Psychology 220 Week 5 Notes
Psychology 220 Week 5 Notes Psych 220
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This 13 page Class Notes was uploaded by Amanda Notetaker on Thursday February 18, 2016. The Class Notes belongs to Psych 220 at University of New Mexico taught by Cheryl Bryan in Spring 2016. Since its upload, it has received 17 views. For similar materials see Developmental Psychology in Psychlogy at University of New Mexico.
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Date Created: 02/18/16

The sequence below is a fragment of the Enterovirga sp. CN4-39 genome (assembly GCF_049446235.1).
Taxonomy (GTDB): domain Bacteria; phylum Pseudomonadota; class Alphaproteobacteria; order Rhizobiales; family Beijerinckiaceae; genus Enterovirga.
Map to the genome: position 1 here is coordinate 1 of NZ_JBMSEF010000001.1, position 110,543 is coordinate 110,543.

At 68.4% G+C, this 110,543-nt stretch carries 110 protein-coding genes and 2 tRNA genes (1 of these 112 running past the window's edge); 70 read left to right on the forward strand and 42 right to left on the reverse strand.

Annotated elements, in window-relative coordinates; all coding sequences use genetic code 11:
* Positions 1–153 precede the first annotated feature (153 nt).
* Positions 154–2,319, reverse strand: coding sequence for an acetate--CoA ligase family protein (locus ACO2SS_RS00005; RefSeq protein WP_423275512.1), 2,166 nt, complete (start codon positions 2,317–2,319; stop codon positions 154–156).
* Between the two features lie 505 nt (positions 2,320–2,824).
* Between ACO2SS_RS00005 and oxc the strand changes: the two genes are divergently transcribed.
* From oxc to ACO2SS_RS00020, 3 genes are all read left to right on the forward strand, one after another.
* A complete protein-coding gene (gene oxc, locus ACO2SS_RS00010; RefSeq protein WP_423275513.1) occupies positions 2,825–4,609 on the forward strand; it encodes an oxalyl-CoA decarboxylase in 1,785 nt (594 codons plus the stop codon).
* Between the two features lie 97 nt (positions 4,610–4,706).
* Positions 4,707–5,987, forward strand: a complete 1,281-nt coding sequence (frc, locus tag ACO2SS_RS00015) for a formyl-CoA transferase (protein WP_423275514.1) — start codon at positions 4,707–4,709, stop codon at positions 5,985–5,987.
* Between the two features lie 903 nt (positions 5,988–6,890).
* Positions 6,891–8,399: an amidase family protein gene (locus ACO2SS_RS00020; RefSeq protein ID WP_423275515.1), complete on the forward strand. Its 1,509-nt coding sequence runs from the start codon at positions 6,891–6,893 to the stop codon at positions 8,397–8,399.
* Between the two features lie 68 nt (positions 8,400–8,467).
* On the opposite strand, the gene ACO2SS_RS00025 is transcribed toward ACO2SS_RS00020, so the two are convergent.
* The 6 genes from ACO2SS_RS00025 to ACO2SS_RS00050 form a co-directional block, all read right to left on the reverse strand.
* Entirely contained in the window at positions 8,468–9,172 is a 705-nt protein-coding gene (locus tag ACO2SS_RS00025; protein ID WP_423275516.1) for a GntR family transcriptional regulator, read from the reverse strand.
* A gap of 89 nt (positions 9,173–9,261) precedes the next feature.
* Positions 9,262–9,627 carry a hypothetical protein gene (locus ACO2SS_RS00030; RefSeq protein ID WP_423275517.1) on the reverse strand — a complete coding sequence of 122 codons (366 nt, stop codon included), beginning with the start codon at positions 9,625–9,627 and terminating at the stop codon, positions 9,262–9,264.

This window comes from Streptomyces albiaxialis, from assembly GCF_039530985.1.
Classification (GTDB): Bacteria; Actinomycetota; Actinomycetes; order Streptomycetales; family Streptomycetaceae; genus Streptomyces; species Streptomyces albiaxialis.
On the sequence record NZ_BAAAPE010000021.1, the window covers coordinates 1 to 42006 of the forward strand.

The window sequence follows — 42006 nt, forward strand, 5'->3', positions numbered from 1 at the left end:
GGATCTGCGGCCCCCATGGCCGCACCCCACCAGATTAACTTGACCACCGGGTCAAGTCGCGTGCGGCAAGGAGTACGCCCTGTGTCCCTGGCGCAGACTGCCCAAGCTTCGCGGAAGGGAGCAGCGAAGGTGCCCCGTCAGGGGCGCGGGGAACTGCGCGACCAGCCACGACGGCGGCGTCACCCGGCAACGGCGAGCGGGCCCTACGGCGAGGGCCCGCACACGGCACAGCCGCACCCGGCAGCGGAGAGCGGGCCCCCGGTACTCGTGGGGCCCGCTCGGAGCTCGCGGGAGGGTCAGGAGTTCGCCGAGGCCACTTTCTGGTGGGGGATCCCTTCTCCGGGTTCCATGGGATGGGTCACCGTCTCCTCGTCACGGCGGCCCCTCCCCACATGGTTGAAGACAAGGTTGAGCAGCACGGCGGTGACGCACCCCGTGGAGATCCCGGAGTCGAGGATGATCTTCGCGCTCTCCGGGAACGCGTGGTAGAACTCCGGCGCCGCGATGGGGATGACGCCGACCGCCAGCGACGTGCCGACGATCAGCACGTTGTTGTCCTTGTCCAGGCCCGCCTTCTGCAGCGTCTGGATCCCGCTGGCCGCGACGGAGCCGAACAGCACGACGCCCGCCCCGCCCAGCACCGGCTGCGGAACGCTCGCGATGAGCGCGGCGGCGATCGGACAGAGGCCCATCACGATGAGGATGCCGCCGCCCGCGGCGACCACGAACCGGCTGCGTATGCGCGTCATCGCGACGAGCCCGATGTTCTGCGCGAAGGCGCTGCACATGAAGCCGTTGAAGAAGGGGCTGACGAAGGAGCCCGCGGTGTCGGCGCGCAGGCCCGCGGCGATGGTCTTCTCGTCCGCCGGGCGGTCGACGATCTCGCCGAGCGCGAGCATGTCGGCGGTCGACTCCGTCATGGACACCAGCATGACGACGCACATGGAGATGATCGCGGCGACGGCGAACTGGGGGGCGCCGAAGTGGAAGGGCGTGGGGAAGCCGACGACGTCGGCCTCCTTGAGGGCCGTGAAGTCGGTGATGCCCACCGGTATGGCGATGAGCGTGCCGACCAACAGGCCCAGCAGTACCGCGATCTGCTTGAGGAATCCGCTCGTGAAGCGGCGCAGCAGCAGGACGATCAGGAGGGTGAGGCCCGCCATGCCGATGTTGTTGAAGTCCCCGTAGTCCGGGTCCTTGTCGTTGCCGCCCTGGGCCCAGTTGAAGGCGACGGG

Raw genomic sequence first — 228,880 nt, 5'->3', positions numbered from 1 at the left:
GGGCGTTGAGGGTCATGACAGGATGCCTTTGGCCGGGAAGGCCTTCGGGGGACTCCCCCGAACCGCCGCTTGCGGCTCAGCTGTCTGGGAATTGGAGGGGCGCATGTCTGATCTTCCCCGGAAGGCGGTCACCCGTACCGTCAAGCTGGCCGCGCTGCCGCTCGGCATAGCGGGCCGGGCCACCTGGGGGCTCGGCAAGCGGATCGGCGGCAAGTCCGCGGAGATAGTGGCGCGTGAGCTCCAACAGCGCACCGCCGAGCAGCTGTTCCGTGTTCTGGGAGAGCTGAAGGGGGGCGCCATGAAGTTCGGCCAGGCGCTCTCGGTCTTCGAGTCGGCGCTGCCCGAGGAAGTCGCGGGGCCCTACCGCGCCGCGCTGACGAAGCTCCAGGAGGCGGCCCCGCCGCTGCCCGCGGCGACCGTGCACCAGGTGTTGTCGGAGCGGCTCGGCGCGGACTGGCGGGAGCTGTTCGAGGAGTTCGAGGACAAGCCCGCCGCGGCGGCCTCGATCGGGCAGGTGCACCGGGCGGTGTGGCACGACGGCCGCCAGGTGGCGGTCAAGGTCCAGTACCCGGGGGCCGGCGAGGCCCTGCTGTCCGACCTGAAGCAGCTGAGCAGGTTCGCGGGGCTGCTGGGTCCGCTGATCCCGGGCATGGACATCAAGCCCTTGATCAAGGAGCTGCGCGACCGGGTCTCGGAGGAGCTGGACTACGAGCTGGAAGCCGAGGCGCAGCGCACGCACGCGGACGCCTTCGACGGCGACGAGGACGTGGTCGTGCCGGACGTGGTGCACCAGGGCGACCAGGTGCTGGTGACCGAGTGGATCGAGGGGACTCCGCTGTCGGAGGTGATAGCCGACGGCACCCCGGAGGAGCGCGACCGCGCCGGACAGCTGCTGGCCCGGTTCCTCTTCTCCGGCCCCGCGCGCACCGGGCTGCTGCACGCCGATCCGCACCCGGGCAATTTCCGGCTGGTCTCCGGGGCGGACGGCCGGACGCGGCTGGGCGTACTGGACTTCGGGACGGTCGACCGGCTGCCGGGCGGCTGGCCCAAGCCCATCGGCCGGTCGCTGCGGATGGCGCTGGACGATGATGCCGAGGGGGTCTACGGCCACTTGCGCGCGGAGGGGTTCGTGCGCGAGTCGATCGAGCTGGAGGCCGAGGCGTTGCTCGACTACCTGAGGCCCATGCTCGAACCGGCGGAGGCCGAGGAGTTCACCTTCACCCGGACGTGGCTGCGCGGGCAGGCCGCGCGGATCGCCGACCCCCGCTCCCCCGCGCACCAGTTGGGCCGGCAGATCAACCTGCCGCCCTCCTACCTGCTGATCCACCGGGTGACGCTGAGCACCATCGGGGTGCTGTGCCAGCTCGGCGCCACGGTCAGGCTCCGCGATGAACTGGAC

Psychology 220- Developmental Psychology Tues/Thurs 9:30-10:45am Week #5 2/16 Chapter 5: The First Two Years; Biosocial Development Overview Parts of the infant that grow most If brain wiring in the first two years depends on genes or experience When the senses develop Vaccinations for a baby Brain Development -About 80% of the human brain material is in the cortex Cortex: the six outer layers of the human (and other mammals) brain -The cortex is much smaller in other mammals, and there is no cortex in non-mammals -Most thinking, feeling, and sensing are processed in the cortex Prefrontal cortex: the area of the cortex at the very front of the brain that specializes in anticipation, planning, and impulse control *The prefrontal cortex is the last part of the brain to mature Head-sparing: a biological mechanism that protects the brain when malnutrition disrupts body growth. The brain is the last part of the body to be damaged by malnutrition Neurons: nerve cells that transmit information; starting point of communication with the central nervous system (CNS) *All your neurons created at birth Axon: the branch that transmits electrochemical impulse messages from one neuron to other neurons Dendrite: the branch that receives electrochemical impulse messages from axons of other cells Synapse: gap/intersection where an axon of one neuron meets the dendrite of another Synaptic gap: the pathway across which neurotransmitters carry information from the axon of the sending neuron to the dendrites of the receiving neuron Myelin: sheath of fatty cells that insulates some axons Neurotransmitter: a brain chemical that carried information from the axon of a sending neuron to the dendrites of a receiving neuron Transient Exuberance: Large but temporary increase in the number of dendrites that develop in an infant’s brain during the first two years; expanded growth, followed by pruning Pruning: the process by which unused connections and neurons in the brain die As the Brain Develops: Increase in size/complexity of dendrites Increase in number of branches of axons Increase in number of synapses Mylenation: speeds up neural messages Self-righting: the inborn drive to remedy a developmental deficit; the returning to sitting/standing after being tipped over. Seeks emotional as well as physical balance Cycles of Overproduction: Neurogenesis: proliferation of neurons prenatally, followed by neuronal death Synaptogenesis: proliferation of synapses in cortex begins at birth, followed by pruning of synapses that are not used Experience-expectant: must happen -Certain brain functions require basic experiences in order to develop normally Example: a baby must develop language skills and learn to speak Experience-dependent: might happen -Certain brain functions depend on particular experiences that are not essential to normal development Example: a baby learns to speak Spanish by hearing parents speak Spanish Harming the Infant Brain: Lack of stimulation Stress to the brain Shaken Baby Syndrome -Life-threatening injury occurring when an infant is forcefully shaken -Can rupture blood vessels and break neural connections Social Deprivation Senses: Hearing o Develops during last trimester of pregnancy Seeing o Immature at birth; newborns are legally blind o Binocular vision –ability to focus two eyes in a coordinated manner in order to see one image Smelling/Tasting o Functioned at birth Touching o Acute in infants Sensation and Perception *In this order of occurrence 1. Sensation: sensory system detects a stimulus 2. Perception: the brain notices and processes a sensation (in the cortex) 3. Cognition: thinking about and interpreting what is perceived Perception-Action Coupling We perceive in order to act; act in order to perceive New actions establish new perception; new perception facilitates new modes of action Motor Development in Infancy Reflexes: involuntary, inflexible stimulus-specific actions Rooting Palmar grasping Crawling o Develops from birth to 4 months Stepping o Present at birth; however unable to support own weight until 8months - 1 year Babkin *Testing reflexes in infants is very important to monitor normal development Motor Skills -Learned abilities to move parts of the body. 3 elements: Strength Maturation Practice Gross Motor Skills: large body movements Emerge directly from reflexes Example: the crawling reflex when a baby is placed on the ground; walking or jumping Fine Motor Skills: small body movements Develop more from experience Example: hand and finger movements; tongue and jaw operation Voluntary Action Development in Infancy 0-2 Months Prereaching: arm extensions toward objects, no grasping yet Head/neck control: very little at birth 1 month- infant can hold their head with neck support; can lift their chin when prone 2-4 Months Rolling over Sit with support in lower back Lift chest off crib Visually guide reaches at end of 3 to 4 month Successful contact grasping 4-6 Months Control of lower trunk, independent sitting Manual exploration (rhythmical stereotypies) Example: when an infant hits a ball and it moves, they will continue moving their hand thinking it will make the ball continue to move 6-10 Months Hands and knees crawling Pulling their body to stand Begin using thumb in opposition to fingers 10-14 Months Standing independently Walking o Achieve upright balance, shift weight from one leg to the other o Controlled falling Body Changes: Average weight and height at birth Weight: 7.5 lbs. o Doubles by 4 month o Triples by 1 birthday o 2 years: 15-20% of adult weight (5 x birth weight) Height (length): 20 inches o 2 years: half adult height Social Factors Influencing Development 1. Nutrition o Breast milk is ideal for most babies Higher IQ? Reduce illness and obesity Breast milk has a mild anesthetic happier baby Protein-calorie malnutrition: baby isn’t getting enough calories and protein; not consuming a sufficient amount of food (At least 1 in 4 children are malnourished worldwide) Chronically malnourished babies Brains do not develop normally More prone to diseases o Marasmus o Kwashiorkor Stunting Wasting 2. Preventative Medicine o In 1900, 1 in 3 children died before age 5 in the US Now, fewer than 1 in 200 die before age 5 o Immunizations- priming the body to resist certain diseases o Better postnatal care o SIDS and sleep position 1 in 800 die (1900) 1 in 1600 die (today) 3. Sleep o The average newborn sleeps 15-17 hours a day o The average 1 year old sleeps approximately 13 hours a day 43% of adults are moderately to severely sleep deprived o Stages of Sleep: Sleep patterns are affected by birth order, diet, parenting practices, co-sleeping, REM sleep: about half for newborns Transitional sleep: half dozing/half awake Quiet sleep: increases markedly By 3 months, babies sleep deeply and have alert states Side Fact: full-term babies sleep more than pre-term babies because pre-term babies need to be fed more often they wake up more often to be fed 4. Love and Affection o Affect physical and emotional development Senses Hearing is first to develop, vision last Harlow’s study and survival Social as well as mental 2/18 Chapter 6: The First Two Years: Cognitive Development Overview: What is cognition? Piaget’s account for infant cognitive development Object permanence Language development in infancy What is Cognition? Perception: a mechanism that operates in the present to organize and interpret sensory information about current state of stimulus, allowing us to recognize meaningful objects and events. Cognition: a mechanism that operates beyond immediately perceived events, allowing us to organize events not present to the senses and coordinate memories of past with present perceptions Extending our “here and now” immediate perception by: o Storing information Creating mental images of objects o Categorizing stored information Creating classification schemes for organizing perception of events Grouping things, distinguishing things Process by which we structure our world and organize our experiences; allows us to: o Draw inferences o Plan for the future o Predict what has not yet happened o Give world interpretation Cognition is fundamentally about categories/concepts and representations Symbol Formation: the ultimate cognitive act Something that stands for something else Referential Concepts of the mind Mental structures with meaning, formed at the junction of representation and categorization Categorization 1. Perceptual –based on perceived features 2. Conceptual –based on abstract features Representation 1. Implicit –information stored in memory but unaware 2. Explicit –stored information available to awareness Symbols are formed when representation becomes explicit and categorization becomes abstract Adaptation Assimilation: taking new information and incorporating it into existing mental categories or action patterns Transforming the world to fit what you have Accommodation: taking new information to adjust, refine, or expand previous schemas Transforming what you have to fit the world Schemes Develop Through: Repetition: applied to assimilation aspects Generalization: applied to new objects/accommodation Discrimination: undergo modification, adjust to objects, differentiate *Schemes combine with one another, leading to increased objectification of the world Infant Cognitive Development -Piaget Keep in mind: -Newborn is purely perceptual -Newborns come into the world with only schemes Schemes: potential for action -By acting on world babies develop cognition First two years: -Infant moves from reactions present events The ability to hold images in their minds and solve problems mentally before acting on them/using behavior -From inability to distinguish self from the world a sense of self -From action-perception symbol formation Through the infant’s ability to perform physical operations he/she develops the ability to perform mental operations Sensorimotor Intelligence -The way infants think by using their senses and motor skills -Birth-24 months Primary circular reactions: (stages 1 and 2) infant’s responses to own body; he/she senses motion, sucking, noise, and other stimuli and tries to understand them. Stage 1 (birth-1 month) Reflexes Basic sucking, rooting, looking, grasping schemes Self/world undifferentiated Stage 2 (1-4 months) First Acquired Adaptations Reflexes modify Circular reaction –series of repetitive acts Initial response change o Then repeated, becomes a scheme Primary- focus on repeating behavior for behavior’s sake Active infant Secondary circular reactions: baby and object or person; babies respond to other people, toys, and any other object they can touch or move Stage 3 (4-8 months) Make Interesting Events Last Acts leading to effects in environment Acting to reproduce effect, making interesting sights last Greater interest in environmental consequences of actions Original act not goal directed Stage 4 (8-12 months) New Adaptation and Anticipation One scheme in service of another Goal now established from outset Able to displace goals Intentionality emerges Tertiary circular reactions: active exploration and experimentation; infants explore a range of new activities, varying their responses as a way of learning about the world. Stage 5 (12-18 months) New Means Through Active Experimentation “Little scientist stage” Repetition becomes varied Active experiments Stage 6 (18-24 months) Mental Combinations Mental trial and error Internalized symbols Some thought precedes action Deferred imitation: copying behavior that is previously experienced Object Permanence -The object concept, knowing that objects exist as separate entities, independent of our activity and perception. Recognition that self is object among objects Stages 1 and 2 o Objects indistinguishable from actions applied to them o Object is a product of effort to see o No distinction between action and its effect Stage 3 o More tuned into object o Extending search for object along a trajectory o If object hidden, infant still doesn’t know it exists Stage 4 o Searching actively for hidden objects o BUT: A-not-B Error Stage 5 o Searching where object was alst seen o BUT: when journey to hiding place is not visible, infant fails to find the object Stage 6 o Mentally represent objects and their displacements o Objects exists for infant as independent entities Stages 1 – 6: Invariant concept sequence Habituation Techniques Habituation: the process of becoming accustomed to an object or event through repeated exposure to it, thus becoming less interested. In this experiment, a bear and ball were placed on specific stands (as seen above). The child was then exposed to both objects and after he/she chose one they were switched and the child was exposed again. Results varied: New Path (first picture): extended looking time to the “new path” but not the “new goal”: it is presumed that the infant understood in action-directed terms once the objects were switched. New Goal (second picture): extended looking time to the “new goal” but not the “new path”: it is presumed that the infant understood in goal-directed terms once the objects were switched. Problems with this study -Results can easily be interpreted without recourse to infants having an understanding of other people’s goals -Goals and outcomes are not aligned, not separating accidents and trying from successful attempts Information Processing Information-processing theory: a perspective that compares human thinking processes, by analogy, to computer analysis of data, including sensory input connections, stored memories, and output. The environment offers many opportunities for infants to interact with whatever is perceived, each opportunity is called an affordance. Affordance: opportunities for perception and interaction that is offered by a person, place, or object in an environment. Four Factors: 1. Sensory awareness 2. Immediate motivation 3. Current level of development 4. Past experiences Example: if you are lost in a new city, you want to ask someone for directions. Do you ask the first person you see? No. You scan the area and look for someone who looks approachable and knowledgeable; you seek affordance. Dynamic perception: primed to focus on movement and change People perception: a universal principle of infant perception; an innate attraction to other humans; evident in visual, auditory, and other preferences. Language Development The Universal Sequence 1. Listening and responding Infants communicate before they actually form a language Baby-directed speech: the high-pitched, simplified, and repetitive way adults speak to infants and children; i.e. baby talk 2. Babbling o Experience expectant o Similar with all babies regardless of language o Even deaf babies babble 3. First words Happen at about 1 year old Naming Explosion: a sudden increase in an infant’s vocabulary, especially in number of nouns (50-100 words per month) Errors in Early Language Development Underextension: too-narrow application of a word Example: an infant calls his blanket “blankie” and only his is a blanket Overextension: the application of a word beyond its true meaning Example: calling all animals “doggie” Early Grammar All the methods that languages use to communicate meaning, apart from the words themselves Holophrase: a single word used to express a complete, meaningful thought 21 months: two word sentences Example: “me up” pick me up please 24 months: three or more words, may not always have grammar correct Example: “mommy book read” read me this book mommy Mean Length of Utterance (MLU): the average number of words and meaningful sounds in a typical sentence. Often used to indicate how advanced a child’s language development is. Theories of Language Learning 1. Infants are taught o Parents are expert teachers o Frequent repetition is instructive o Well-taught well spoken 2. Infants teach themselves o Universal genetic impulse to imitate Language Acquisition Device (LAD): Chomsky’s term for a hypothesized mental structure that enables humans to learn language, including the basic aspects of grammar, vocabulary, and intonation. 3. Social impulses foster infant language o Social-pragmatic o Focus on emotional messages of speech instead of word choice